At last the ship arrives in Seagull’s Wharf. You were skeptical of the scorn and bad reputation of the city, but now you wonder if it is accurate. As you exit the flea-bitten harbor, you see chipped and mud-slicked roads, townhouses crammed together and even lurching over the street, and poor beggars at each corner. Most overwhelming is the stench of tanneries and human waste dumped into the street. Yet this is the center of Zarube civilization; the crown city of the Northern World.
The city is divided into two sections: the poor Outer City on the south bank of the River Zaros where the vast majority of the population lives and the wealthy Inner City built throughout the river delta and connected via large bridges. The weather, like most of western Zarubain, is mild and rainy.
Beyond the Outer City’s limits lies a small walled area where the ratlings live. They are not permitted to enter Zarubad. North of the river lies the heavily-forested region of Westwood where the king hunts and has a summer estate.
The king and his court live in a large palace built on the central islet, Royal Isle. There is no bridge to the Royal Castle; it can only be accessed by riverboats, which are banned in the city except for a narrow trade route where merchant ships may go.
Much of the nobility lives in Emerald Isle, which is connected to the rest of the city via a heavily-guarded bridge.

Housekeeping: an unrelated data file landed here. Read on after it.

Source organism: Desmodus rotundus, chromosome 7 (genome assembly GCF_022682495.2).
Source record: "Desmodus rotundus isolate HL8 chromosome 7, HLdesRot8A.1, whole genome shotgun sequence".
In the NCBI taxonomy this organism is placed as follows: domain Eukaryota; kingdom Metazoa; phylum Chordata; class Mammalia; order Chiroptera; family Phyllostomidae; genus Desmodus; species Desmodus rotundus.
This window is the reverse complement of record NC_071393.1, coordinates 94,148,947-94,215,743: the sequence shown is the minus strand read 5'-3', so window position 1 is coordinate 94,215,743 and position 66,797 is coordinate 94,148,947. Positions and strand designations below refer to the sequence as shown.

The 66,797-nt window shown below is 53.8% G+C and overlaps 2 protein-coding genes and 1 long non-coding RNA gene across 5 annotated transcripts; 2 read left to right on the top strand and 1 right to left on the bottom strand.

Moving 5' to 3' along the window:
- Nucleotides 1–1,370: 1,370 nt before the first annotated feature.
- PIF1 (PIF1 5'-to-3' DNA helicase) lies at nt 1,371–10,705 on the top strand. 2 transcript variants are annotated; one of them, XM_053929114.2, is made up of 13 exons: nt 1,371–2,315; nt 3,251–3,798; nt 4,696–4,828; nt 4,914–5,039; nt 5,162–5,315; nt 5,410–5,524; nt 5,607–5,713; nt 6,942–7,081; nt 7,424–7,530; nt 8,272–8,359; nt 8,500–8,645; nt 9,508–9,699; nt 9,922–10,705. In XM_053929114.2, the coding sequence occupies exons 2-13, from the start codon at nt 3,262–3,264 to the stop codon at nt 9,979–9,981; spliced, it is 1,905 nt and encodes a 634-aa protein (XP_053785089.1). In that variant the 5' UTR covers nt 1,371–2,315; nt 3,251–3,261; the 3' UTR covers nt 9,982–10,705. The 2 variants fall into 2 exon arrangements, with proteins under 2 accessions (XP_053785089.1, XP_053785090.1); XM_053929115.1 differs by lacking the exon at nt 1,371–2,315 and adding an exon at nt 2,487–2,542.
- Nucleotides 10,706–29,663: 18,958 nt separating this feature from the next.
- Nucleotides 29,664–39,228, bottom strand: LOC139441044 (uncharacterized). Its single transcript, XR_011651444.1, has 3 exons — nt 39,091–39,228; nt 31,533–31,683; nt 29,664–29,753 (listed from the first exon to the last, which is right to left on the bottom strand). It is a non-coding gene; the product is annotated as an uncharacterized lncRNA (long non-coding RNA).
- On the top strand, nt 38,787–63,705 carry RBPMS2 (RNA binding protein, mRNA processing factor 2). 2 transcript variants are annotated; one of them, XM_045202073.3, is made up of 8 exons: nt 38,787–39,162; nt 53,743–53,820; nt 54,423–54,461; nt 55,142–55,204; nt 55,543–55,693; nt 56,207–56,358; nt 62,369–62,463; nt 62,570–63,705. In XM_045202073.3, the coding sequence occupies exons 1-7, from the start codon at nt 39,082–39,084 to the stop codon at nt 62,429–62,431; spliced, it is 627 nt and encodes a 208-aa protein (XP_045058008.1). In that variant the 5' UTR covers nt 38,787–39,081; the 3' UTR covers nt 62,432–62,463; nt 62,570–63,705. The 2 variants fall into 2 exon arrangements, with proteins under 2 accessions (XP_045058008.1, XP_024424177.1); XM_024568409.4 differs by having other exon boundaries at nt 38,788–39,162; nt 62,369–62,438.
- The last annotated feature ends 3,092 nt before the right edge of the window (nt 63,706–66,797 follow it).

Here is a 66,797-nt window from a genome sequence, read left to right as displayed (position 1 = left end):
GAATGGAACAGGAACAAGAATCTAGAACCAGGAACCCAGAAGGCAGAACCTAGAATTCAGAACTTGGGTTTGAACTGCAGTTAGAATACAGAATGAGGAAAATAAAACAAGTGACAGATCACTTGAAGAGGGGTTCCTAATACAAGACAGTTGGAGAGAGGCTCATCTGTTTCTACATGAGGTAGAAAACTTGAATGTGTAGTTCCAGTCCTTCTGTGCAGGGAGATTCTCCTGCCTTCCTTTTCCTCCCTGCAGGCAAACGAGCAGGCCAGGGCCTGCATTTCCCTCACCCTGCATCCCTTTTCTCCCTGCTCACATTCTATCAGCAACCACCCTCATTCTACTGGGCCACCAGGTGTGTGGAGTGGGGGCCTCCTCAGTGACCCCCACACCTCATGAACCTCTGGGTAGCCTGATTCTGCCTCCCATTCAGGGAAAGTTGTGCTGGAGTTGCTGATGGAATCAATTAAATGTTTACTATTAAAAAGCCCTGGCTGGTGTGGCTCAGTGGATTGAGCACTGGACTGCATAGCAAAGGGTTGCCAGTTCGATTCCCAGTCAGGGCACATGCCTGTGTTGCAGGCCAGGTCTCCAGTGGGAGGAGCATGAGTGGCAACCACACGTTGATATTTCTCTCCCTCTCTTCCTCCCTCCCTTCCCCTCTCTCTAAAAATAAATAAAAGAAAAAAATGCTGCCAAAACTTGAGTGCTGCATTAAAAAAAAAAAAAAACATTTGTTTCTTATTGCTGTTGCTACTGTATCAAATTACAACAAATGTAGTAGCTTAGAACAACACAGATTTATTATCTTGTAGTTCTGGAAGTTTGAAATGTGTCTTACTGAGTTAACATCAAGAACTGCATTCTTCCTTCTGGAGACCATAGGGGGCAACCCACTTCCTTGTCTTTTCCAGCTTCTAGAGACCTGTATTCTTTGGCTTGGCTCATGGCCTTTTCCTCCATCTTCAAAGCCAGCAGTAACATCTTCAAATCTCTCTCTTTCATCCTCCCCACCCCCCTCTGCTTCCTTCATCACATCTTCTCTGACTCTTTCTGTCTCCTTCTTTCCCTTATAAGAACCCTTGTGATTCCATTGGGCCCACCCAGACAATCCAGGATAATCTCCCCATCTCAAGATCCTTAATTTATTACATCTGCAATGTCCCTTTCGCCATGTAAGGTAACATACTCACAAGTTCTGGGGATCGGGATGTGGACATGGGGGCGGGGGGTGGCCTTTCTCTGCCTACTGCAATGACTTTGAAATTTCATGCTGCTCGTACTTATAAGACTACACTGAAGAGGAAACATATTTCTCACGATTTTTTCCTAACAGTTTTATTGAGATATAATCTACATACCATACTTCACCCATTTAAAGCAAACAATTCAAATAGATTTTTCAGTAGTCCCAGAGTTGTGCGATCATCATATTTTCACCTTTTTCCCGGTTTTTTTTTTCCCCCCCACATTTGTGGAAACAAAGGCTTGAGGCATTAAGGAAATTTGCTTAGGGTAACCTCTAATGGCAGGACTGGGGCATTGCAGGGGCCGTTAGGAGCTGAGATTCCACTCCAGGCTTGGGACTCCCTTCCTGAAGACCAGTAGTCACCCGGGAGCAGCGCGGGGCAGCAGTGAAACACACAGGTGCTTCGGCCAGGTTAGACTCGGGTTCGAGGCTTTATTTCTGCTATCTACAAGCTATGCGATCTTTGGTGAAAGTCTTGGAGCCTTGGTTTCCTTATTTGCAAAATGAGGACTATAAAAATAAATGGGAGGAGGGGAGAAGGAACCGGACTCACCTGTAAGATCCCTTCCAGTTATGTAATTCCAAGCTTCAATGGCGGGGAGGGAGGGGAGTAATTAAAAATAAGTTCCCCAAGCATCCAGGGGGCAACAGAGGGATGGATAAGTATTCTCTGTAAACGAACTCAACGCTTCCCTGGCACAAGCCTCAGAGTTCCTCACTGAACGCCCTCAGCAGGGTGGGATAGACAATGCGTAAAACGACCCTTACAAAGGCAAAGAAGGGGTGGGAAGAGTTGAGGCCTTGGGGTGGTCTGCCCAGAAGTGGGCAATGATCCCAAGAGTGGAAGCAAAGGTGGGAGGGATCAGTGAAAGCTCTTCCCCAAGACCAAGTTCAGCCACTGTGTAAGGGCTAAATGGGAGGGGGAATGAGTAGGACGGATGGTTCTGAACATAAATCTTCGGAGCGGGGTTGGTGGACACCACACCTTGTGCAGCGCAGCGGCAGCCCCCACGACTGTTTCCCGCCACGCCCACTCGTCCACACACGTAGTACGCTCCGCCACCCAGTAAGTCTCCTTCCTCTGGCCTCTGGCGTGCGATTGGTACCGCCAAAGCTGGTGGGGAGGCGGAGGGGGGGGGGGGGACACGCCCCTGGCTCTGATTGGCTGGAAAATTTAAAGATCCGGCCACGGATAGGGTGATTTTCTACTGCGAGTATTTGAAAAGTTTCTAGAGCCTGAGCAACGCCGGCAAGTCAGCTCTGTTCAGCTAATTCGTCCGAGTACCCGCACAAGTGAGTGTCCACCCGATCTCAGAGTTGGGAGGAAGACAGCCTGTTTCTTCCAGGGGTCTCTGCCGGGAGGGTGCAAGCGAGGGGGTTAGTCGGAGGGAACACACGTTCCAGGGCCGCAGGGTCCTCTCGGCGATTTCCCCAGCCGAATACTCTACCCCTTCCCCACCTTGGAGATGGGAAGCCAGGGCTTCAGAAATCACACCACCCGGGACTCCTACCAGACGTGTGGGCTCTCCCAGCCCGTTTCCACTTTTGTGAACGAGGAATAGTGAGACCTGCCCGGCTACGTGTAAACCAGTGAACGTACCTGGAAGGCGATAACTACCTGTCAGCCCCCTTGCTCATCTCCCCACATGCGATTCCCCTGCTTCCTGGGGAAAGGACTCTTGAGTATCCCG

Zarubad’s all-female priesthood has its main headquarters in the Lady’s Cathedral, a massive building that took 40 years to complete.
A burgeoning middle class exists in Zarubad. Though not of noble title, an increasing number of savvy merchants have collected vast sums of wealth and built estates that rival those of the nobles. The unlanded gentry, disenfranchised nobles, have nothing but hatred for them. Alongside the bourgeoisie lives a less wealthy, but still prosperous group, the bottom tier of the middle class. They are craftsmen, shopkeepers, and artisans.
The rest of the population lives in destitute poverty. The poor work in the docks, hire themselves out as servants, or perform manual labor — but most often beg. Most elves—all, by law, slaves — work in the country, but there are a handful who work in Zarubad. These lower classes always live in the shadow of the Royal Castle’s lofty turrets and blue flags and can see it through the sprawl of low-lying hovels, shanties, and shops. They are forbidden to bear arms and held in check by the town guards. In times of war, these lower classes are compelled to serve as footmen under the supervision of more powerful knights of the realm.